In place of the static competition based on prices and costs, characteristics of much of the relatively stable postwar boom era, competition in the ensuing years has become more dynamic, based on product differentiation, with quality (relative to price) as the prime issue. This dynamic competition is manifested in expanding product ranges and shortening product lifecycles. Organizational change permit-ting success in dynamic competition (flexible automation, flexible specialization, and dynamic networks) becomes major ingredients of competitive advantage, but dynamic management isnecessary to bring them about.
There has been growing diversity of products and technologies. Applicable science becomes far more interdisciplinary. The scientific and technological complexity of each product has been rising. Pervasive technologies were being installed in an everwidening range of products. Even older products have been de-maturing and drawing upon this broadening range of technologies. Production of top-end, high quality items necessitated commitment to technology as well as design. Many more technologies are required to produce a single product, and many more products are produced from a given technology. The managerial implications were intensely complicated. The mapping of relationships between technologies and products was becoming hugely complicated and traditional firm and even industry boundaries were loosing their rationale. The obvious need and most difficult accomplishment was to develop heuristics for ‘systemic coordination’ to realize economies of scale, in the context of an ever-moving target. The rapid diversification of products was further accentuated by the globalization of product competition.
There is emerging an intellectual paradigm of management of technology (MOT), as studies about scientific and technological progress have been accumulating and as techniques for technological innovation have been developed. The issues central to MOT include:
- Understanding ling-term economic development;
- Understanding how national S&T infrastructures contribute to competitiveness;
- Forecasting changes in technologies;
- Effectively managing the engineering and research functions in business systems;
- Integrating technology strategy and business strategy.
Market failures and Policy Responses
The strategies and policies that affect the development and use of technology must be conceptualized and analyzed in the context of the broader economic growth process. More comprehensive policy analysis involves the assessment of technology, business strategy, and economic trend.
Industrial technologies are mixed assets in that they have both private and public elements. The R&D process that produce public elements should be financed to varying degrees by sources beyond a single firm. Market failures that appear either at specific phases of R&D process or are associated with specific types of R&D that focus on public elements vary significantly in severity across technologies and the associated industry structures thus require targeted policy responses.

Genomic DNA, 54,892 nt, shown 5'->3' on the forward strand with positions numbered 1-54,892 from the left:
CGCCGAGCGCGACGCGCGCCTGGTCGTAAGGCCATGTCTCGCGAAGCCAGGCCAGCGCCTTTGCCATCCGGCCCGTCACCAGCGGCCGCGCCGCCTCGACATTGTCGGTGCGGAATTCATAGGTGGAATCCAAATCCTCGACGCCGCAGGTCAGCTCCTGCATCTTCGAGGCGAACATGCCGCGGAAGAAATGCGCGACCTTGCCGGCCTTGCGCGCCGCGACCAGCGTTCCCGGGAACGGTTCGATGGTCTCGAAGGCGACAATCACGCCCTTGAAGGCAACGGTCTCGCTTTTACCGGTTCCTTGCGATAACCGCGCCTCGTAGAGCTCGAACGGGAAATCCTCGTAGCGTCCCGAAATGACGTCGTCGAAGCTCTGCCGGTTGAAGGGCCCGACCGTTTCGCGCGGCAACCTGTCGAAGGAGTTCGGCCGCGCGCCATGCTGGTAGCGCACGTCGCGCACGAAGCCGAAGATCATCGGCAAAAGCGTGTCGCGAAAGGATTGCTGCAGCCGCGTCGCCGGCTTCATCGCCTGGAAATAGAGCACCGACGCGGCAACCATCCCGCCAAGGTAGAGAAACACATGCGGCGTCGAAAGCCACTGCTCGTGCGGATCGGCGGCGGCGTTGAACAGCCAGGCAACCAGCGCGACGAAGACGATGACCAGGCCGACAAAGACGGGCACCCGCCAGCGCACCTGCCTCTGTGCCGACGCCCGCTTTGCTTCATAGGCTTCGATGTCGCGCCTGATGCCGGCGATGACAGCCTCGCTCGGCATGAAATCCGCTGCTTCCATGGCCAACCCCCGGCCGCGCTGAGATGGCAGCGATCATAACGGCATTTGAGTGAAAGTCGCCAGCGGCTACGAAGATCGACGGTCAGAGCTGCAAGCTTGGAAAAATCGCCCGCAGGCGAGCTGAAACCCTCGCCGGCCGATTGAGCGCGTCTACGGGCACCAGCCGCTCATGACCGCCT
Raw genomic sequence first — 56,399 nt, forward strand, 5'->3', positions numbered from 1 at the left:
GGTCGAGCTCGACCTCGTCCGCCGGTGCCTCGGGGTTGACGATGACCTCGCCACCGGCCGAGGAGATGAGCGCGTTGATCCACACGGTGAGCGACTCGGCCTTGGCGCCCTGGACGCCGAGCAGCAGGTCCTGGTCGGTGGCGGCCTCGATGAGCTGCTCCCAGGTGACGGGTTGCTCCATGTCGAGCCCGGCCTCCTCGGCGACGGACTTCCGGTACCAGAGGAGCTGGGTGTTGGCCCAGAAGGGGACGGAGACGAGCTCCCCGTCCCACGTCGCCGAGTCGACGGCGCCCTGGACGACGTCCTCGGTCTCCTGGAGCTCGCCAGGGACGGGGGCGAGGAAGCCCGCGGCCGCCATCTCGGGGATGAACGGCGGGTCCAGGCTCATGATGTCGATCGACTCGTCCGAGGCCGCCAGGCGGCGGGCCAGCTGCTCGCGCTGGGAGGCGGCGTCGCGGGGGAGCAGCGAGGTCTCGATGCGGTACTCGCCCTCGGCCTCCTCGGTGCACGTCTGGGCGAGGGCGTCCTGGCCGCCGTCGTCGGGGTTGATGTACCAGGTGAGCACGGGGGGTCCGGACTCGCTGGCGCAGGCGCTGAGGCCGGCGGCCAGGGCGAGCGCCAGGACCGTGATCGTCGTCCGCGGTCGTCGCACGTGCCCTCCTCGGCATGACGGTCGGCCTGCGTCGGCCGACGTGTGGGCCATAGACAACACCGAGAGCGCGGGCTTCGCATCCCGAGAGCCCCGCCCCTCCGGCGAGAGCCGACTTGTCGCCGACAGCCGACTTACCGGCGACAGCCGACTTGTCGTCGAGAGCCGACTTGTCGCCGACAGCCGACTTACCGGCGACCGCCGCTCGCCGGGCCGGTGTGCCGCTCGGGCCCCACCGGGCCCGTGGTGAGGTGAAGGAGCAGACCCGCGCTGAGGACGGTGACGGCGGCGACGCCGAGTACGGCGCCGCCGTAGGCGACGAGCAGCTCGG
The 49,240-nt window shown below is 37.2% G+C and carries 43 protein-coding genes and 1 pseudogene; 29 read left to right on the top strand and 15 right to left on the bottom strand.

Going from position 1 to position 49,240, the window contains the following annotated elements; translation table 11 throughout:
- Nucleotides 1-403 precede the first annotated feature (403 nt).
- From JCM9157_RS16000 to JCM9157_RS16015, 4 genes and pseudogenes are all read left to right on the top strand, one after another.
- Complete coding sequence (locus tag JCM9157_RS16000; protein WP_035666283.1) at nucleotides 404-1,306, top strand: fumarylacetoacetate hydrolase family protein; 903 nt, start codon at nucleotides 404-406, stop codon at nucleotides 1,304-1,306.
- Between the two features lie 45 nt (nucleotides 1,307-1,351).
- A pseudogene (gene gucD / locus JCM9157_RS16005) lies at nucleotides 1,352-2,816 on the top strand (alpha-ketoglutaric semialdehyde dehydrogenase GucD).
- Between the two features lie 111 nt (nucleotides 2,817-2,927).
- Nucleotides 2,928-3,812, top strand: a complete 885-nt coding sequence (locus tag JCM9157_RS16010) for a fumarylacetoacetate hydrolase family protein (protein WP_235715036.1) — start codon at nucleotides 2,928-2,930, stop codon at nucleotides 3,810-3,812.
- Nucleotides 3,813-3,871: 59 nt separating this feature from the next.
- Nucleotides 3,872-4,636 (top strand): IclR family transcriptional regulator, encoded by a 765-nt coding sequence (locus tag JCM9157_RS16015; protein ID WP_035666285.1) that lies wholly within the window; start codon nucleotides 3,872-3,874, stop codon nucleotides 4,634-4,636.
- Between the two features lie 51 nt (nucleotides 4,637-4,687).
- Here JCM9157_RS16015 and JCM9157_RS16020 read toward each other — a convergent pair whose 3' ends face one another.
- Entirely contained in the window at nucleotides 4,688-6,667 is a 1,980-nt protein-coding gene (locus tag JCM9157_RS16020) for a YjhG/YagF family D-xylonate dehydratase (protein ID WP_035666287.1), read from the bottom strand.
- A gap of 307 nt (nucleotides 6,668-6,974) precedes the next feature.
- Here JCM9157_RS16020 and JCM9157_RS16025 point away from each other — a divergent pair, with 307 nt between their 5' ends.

Policy analysis can be grouped into 3 categories. 1) Market failures are identified and characterized, which lead to rationales for R&D support programs. 2) R&D programs approved should be implemented through strategic planning. 3) Economic impact assessment studies should be regularly conducted to determine the effectiveness of various projects within the program.
Over the last two decades, considerable efforts have been made to improve the design and conduct of effective policies. Increasing attention is paid to the way in which evaluation can inform strategy. Past behavior is analyzed (evaluation), technological options for the future are reviewed (technology foresight), and the implications of adopting particular options were assessed (technology assessment). The results of such strategic intelligence tools are exploited in the formulation of new policies. It has become obvious that there is a need to use such tools in more flexibly and intelligently combined ways, thereby exploiting potential synergies of the variety of strategic intelligence pursued at different places and levels across countries.
The concept of ‘distributed strategic intelligence’ starts from the observation that policy makers only use or have access to a small share of the strategic intelligence of potential relevance to their needs, or the tools and resources necessary to provide relevant strategic intelligence. Such assets exist in a wide variety of institutional settings and at many organizational levels. Consequently, they are difficult to find, access, and use. Hence rectifying this situation will require efforts to develop inter-faces enhancing transparency and accessibility of already existing information, and convince potential users of the need to adopt a broader perspective in their search for relevant intelligence expertise and output.
2. Income Growth, Productivity Gap and Convergence
2.1 Long-Run Economic Growth Since 1820
2.2 Theoretical Perspectives on Economic Growth
2.3 Technology Gap and Productivity Convergence
2.4 Long-Waves of Socioeconomic Development
3. Technological Advances and Industrial Progress
3.2 Industrialization in Europe Before 1820
3.3 Industrialization in Continental Europe, 1830-1914
3.4 Industrialization in the US, 1870-1930
3.5 Industrialization in the West, 1930-1970
3.6 Industrialization since 1970
4. Technology, Competition and Industrial Dynamics
4.1 Industrial Dynamics and Innovation Process
4.2 Management of Technology
4.3 Integrating Technology and Business Strategy
5. Market Failures and Policy Responses
5.1 R&D Policy as a Critical Element of Growth Policy
5.2 Technology-Based Market Failures
5.3 Funding Generic Technology Research
5.4 Evaluation as a Source of Strategic Intelligence